Viking Lars | Saturday, 8 June 2019

It's June 8th, and that means that the hatch of E. danicas is full on. The big insects attract the attention of even the biggest of trout and grayling in the stream, fish you'll likely never see on the surface the rest of the season. That alone is of course the big attraction for the flyfisher - a personal best on the dry, in the danica-season is a real opportunity.

I've been unable to get on the water for 3 months due to a back injury, and although I'm on the mend, I'm still not quite fit for fishing yet, so I can't fish this years danica-hatch, which of course annoys me to no end. My biggest brown trout on the dry fell to a danica-imitation and the danica-hatch is a lovely spectacle of nature to experience, and even though the insects are big enough to drag up the big ones, it's far from easy - especially now the hatch has been on for about 10 days, and the furhter into the hatch we get, the more picky the fish become.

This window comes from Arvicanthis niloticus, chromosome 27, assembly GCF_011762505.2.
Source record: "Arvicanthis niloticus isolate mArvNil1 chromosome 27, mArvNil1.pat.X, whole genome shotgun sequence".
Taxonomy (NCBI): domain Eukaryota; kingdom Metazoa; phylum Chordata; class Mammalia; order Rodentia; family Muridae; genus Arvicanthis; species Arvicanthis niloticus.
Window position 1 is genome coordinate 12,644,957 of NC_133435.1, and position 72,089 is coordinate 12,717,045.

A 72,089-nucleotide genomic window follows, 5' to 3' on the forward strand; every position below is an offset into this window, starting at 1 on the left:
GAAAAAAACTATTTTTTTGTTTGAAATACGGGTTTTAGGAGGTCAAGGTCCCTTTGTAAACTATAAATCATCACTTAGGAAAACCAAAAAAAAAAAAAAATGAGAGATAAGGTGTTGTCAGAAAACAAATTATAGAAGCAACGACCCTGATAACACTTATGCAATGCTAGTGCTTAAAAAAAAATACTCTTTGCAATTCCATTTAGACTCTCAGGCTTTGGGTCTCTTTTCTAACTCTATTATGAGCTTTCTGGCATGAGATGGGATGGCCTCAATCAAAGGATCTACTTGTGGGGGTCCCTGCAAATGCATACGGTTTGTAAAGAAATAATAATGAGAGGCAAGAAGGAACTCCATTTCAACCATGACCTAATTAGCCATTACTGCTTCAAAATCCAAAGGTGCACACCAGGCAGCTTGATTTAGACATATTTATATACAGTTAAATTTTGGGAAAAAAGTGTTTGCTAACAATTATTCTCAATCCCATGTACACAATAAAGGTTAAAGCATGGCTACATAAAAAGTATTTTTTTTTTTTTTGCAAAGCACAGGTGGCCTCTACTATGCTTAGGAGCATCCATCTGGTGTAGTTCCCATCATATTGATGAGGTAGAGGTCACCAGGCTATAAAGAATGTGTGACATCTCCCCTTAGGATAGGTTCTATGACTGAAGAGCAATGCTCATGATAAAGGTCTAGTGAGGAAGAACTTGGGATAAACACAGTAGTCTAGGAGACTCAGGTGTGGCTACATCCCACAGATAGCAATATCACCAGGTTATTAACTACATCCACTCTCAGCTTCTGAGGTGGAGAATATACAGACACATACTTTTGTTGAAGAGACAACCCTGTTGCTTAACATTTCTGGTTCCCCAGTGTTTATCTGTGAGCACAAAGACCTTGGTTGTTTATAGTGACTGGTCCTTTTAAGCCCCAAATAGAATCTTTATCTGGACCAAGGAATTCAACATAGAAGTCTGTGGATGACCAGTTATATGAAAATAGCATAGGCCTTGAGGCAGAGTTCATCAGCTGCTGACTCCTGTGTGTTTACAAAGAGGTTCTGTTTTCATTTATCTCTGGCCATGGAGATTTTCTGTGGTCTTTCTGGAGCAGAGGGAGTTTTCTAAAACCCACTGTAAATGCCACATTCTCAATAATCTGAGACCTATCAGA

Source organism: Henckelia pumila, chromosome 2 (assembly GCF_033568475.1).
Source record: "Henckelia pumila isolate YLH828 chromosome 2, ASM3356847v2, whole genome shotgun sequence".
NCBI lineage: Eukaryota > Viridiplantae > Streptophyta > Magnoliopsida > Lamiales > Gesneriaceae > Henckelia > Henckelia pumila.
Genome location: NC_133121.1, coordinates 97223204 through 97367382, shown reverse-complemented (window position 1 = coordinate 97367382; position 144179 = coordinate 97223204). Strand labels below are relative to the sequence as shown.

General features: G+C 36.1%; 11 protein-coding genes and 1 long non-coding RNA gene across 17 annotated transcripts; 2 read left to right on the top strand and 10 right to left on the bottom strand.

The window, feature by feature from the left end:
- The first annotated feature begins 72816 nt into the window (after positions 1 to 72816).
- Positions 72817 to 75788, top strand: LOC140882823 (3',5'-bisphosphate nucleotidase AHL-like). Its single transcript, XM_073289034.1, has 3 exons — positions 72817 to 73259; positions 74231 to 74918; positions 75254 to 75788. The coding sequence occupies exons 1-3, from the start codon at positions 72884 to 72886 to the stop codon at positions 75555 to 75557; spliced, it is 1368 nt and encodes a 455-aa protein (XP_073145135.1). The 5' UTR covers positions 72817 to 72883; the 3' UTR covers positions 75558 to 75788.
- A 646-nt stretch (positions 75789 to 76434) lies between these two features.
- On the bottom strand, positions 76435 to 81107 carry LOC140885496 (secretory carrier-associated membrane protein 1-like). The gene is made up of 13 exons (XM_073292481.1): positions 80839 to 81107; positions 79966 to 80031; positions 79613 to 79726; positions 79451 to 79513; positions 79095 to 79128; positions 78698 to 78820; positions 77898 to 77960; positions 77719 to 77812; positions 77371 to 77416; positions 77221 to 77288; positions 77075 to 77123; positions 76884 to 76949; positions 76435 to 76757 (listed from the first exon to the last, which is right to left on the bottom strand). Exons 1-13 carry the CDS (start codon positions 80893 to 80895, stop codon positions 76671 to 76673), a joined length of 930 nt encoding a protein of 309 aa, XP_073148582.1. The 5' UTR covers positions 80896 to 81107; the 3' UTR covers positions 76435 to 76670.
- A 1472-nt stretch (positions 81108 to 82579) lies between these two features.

I made a handful of videos last year for the Ahrex Hooks YouTube channel with my favourite patterns for this hatch.
The French Partridge is a great allround fly that catch most of the fish, especially in the beginning of the hatch.
A Danica-emerger is as important in the hatch as it is in most other hatches. This is the one I prefer.
Further into the season, the fish get more picky and often you need a better imitation. I carry Oliver Edwards' Mohican Mayfly,  but I don't resort to that until I've given this pattern of my own a chance, and it works most of the time. This is the one I caught my PB on.
The Danica spinnerfall is something else to witness, and it can be notoriuusly easy to fish, and notoriously difficult. This pattern works as well as most.
Sometimes, especially before a day's hatch really catches on, a nymph can provide some fishing if you're impatient. I designed this one many years ago, and it's always done well for me. I fish it from *really* heavy to unweighted, depending on circumstances and fish behaviour.

The spinnerfall doesn't occur every evening, but it's predictable. Check the lee-side of large trees and bushes for spinners doing their up-down aerial dance. If there are many, they'll most likely fall that same evening. If they're all just sitting, they'll most likely wait for more favourable conditions. They usually never fall in windy condiotions, and that often means good fishing on long, calm sunner evenings with rising fish well into the evening, even dusk. And that perhaps is the true magic of this hatch.

If you have a stream nearby with a danica-population, you still have a few days to get out there and catch this spectacle and most likely a fish or two.

Have a great weekend,